We have one more film -Patrani – for the year 1956, but that deserves a full-scale post, Hence, we will carry forward the year 1956 to  one more episode.

We will continue remembering Unforgettable Songs that seem to Fading away from our Memories every second Sunday of the month next year too……..

Disclaimer: All images are sourced from net. All copyrights of the respective image remain with the original owner of the image.

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Author: ASHOK M VAISHNAV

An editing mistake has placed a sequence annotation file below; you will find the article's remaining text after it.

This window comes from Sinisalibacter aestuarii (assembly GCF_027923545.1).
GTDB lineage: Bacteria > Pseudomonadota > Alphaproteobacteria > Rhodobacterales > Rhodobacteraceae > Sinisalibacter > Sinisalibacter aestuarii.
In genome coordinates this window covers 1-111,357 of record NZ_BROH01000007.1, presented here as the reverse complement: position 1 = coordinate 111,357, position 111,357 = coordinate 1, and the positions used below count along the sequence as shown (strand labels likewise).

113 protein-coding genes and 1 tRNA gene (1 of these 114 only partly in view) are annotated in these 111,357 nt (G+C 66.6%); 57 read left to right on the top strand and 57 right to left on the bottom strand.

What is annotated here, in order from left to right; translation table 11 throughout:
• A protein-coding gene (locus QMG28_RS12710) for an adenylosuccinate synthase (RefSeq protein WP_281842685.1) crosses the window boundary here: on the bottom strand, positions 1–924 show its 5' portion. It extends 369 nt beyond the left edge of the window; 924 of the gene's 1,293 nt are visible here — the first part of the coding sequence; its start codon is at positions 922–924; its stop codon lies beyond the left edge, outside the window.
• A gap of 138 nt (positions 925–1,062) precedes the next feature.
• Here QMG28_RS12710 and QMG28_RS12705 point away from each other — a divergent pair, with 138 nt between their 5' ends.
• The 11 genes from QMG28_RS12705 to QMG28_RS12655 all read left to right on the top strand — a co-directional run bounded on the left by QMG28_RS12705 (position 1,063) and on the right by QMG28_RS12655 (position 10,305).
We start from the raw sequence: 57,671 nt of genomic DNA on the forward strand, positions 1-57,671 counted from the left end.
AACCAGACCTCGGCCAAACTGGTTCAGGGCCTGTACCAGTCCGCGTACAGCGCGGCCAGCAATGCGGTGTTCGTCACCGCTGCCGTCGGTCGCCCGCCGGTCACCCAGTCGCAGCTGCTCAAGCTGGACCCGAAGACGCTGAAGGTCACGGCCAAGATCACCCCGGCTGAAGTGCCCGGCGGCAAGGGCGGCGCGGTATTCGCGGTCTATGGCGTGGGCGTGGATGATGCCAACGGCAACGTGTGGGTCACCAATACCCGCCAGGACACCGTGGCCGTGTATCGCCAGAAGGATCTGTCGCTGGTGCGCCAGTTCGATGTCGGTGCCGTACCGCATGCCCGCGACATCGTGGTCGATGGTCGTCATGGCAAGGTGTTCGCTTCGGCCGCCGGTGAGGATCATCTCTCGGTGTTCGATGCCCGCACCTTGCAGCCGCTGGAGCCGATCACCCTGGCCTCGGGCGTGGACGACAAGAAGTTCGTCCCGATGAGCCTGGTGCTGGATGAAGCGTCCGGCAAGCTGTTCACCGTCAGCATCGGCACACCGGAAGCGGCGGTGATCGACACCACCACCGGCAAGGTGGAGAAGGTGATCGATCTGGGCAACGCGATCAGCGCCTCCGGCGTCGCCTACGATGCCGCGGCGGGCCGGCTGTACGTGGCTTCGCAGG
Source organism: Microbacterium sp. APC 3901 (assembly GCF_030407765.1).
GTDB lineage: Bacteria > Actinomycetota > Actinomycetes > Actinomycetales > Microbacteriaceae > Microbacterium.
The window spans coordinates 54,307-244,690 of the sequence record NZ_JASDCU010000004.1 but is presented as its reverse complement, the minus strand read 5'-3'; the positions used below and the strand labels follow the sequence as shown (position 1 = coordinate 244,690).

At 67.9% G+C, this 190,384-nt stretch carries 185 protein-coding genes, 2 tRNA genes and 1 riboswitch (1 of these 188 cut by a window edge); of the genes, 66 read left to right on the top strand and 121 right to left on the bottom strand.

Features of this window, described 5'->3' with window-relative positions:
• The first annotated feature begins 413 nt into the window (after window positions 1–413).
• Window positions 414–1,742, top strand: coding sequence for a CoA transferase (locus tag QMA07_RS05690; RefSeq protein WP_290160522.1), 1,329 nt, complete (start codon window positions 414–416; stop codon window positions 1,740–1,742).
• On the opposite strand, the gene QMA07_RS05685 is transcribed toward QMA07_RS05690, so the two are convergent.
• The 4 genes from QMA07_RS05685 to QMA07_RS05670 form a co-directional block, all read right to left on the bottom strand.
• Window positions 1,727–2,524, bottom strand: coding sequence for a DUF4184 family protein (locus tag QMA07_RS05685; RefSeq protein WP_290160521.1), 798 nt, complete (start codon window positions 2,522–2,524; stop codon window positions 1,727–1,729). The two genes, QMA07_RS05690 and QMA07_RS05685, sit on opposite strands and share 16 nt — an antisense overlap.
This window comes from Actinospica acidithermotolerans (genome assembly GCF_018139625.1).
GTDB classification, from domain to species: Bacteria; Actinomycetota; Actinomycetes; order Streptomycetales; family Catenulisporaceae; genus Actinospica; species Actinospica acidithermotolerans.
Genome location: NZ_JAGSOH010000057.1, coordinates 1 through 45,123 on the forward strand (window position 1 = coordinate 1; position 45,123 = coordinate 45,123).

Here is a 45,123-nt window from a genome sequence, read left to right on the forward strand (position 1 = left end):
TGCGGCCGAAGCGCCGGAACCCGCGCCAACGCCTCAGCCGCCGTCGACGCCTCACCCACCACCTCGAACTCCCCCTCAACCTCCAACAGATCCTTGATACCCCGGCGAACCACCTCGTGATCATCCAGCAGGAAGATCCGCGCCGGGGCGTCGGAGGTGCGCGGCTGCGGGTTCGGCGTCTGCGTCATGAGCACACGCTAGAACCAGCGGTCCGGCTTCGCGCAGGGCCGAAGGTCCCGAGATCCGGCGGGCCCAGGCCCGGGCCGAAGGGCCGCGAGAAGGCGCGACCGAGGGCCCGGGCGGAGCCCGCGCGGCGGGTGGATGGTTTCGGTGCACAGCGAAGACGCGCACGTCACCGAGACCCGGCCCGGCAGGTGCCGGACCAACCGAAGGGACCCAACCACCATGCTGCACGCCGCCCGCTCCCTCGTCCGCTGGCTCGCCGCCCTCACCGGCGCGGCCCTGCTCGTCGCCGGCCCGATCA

In July 2011, I opted to retire from my active career as a practicing management professional. In the 38 years that I pursued this career, I had opportunity to work in diverse capacities, in small-to-medium-to-large engineering companies. Whether I was setting up Greenfield projects or Brownfield projects, nurturing the new start-ups or accelerating the stabilized unit to a next phase growth, I had many more occasions to take the paths uncharted. The life then was so challenging! One of the biggest casualty in that phase was my disregards towards my hobbies - Be with The Family, Enjoy Music form Films of 1940s to mid-1970s period, write on whatever I liked to read, pursue amateur photography and indulge in solving the chess problems. So I commenced my Second Innings to focus on this area of my life as the primary occupation. At the end of four years, I am now quite a regular blogger. I have been able to build a few very strong pen-relationships. I maintain contact with 38-years of my First Innings as freelance trainer and process facilitator. And yet, The woods are lovely, dark and deep. But I have promises to keep, And miles to go before I sleep, And miles to go before I sleep.